Anchoring is integral to many UCT operations both on land and offshore. Often, there is no one anchor choice that is the best for any application. Many anchors and anchor types will work acceptably if used correctly and with a little creativity. This section discusses the various anchor types, their limitations, and their strengths to allow the UCTs to solve most of the anchoring problems typical of nearshore operations.

Anchors are classified as:

• Drag embedment

• Deadweight

• Direct embedment

Drag embedment anchors rely on dragging to embed the anchor to achieve holding capacity. Deadweight anchors rely on weight to counteract uplift loading and to develop capacity through friction or adhesion with the seabed. Direct embedment anchors are anchors embedded deeply into the seafloor by various means and they rely on the strength of the overlying soil to develop capacity.

2.8.1 Drag Embedment Anchors Anchor Selection. Common types of drag embedment anchors are shown in Figure 2-40. They include:

• Hooking anchors like the Northill and grapnel

• Lightweight (Danforth, LWT, Fortress)

• Navmoor 100 pound

• Stockless anchors

The seafloor conditions where these anchors work best are listed in Table 2-18. Approximate holding capacity to weight ratios (efficiency) are listed in Table 2-19.

Sharp-fluked anchors like the CQR, Lightweights, Northill, and Navmoor are suitable for hard sand and clay seafloors. Broader fluked anchors like the Bruce, Stato, and Stockless anchors have difficulty biting into and penetrating harder soils; thus, they are better suited to less dense sands and clays.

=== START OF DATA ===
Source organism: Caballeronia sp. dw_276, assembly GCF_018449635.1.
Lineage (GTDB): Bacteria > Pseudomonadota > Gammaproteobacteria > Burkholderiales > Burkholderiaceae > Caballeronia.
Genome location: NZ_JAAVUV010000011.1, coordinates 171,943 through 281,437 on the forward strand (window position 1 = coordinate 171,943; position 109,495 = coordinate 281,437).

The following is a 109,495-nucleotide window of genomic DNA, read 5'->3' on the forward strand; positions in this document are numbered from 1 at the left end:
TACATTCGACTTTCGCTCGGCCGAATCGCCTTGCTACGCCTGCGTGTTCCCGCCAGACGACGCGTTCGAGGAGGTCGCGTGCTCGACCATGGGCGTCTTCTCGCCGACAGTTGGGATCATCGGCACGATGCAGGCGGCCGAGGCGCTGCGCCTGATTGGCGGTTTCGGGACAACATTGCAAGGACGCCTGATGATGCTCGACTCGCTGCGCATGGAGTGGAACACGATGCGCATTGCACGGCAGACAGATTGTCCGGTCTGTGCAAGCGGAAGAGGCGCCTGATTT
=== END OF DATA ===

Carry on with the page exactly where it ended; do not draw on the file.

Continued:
Bruce, CQR, Stato, and Navmoor anchors are stable and do not tend to roll out of the seafloor when they are dragged. Deep burying anchors with pointed flukes and small crowns (lightweight types), and Stockless anchors can roll out of the seafloor when they are overloaded and may not re-engage with further pull.

Lightweight anchors are built from steel and aluminum. The capacities of similar size steel and aluminum anchors are roughly equal, even though the aluminum anchors


cause the shanks have a tendency to bend when loading direction changes.

The small Navmoor and Stato anchors are unlike most small anchors, because they are configured just like the much larger fleet mooring size anchors. They are included here because they are available, provide similar performance in most seafloors, and are less likely to be damaged (bent flukes or shank) during use than streamlined small boat anchors.

Hooking anchors are effective in coral and rock seafloors. The Navmoor 100 has also worked effectively in rock. It is designed like its full-size counterparts and is capable of tolerating very high loads on the fluke tips. Lightweight anchors cannot tolerate loads on the fluke tops, thus they are not recommended for rocky conditions.

Table 2-18 Where Common Anchors Are Effective








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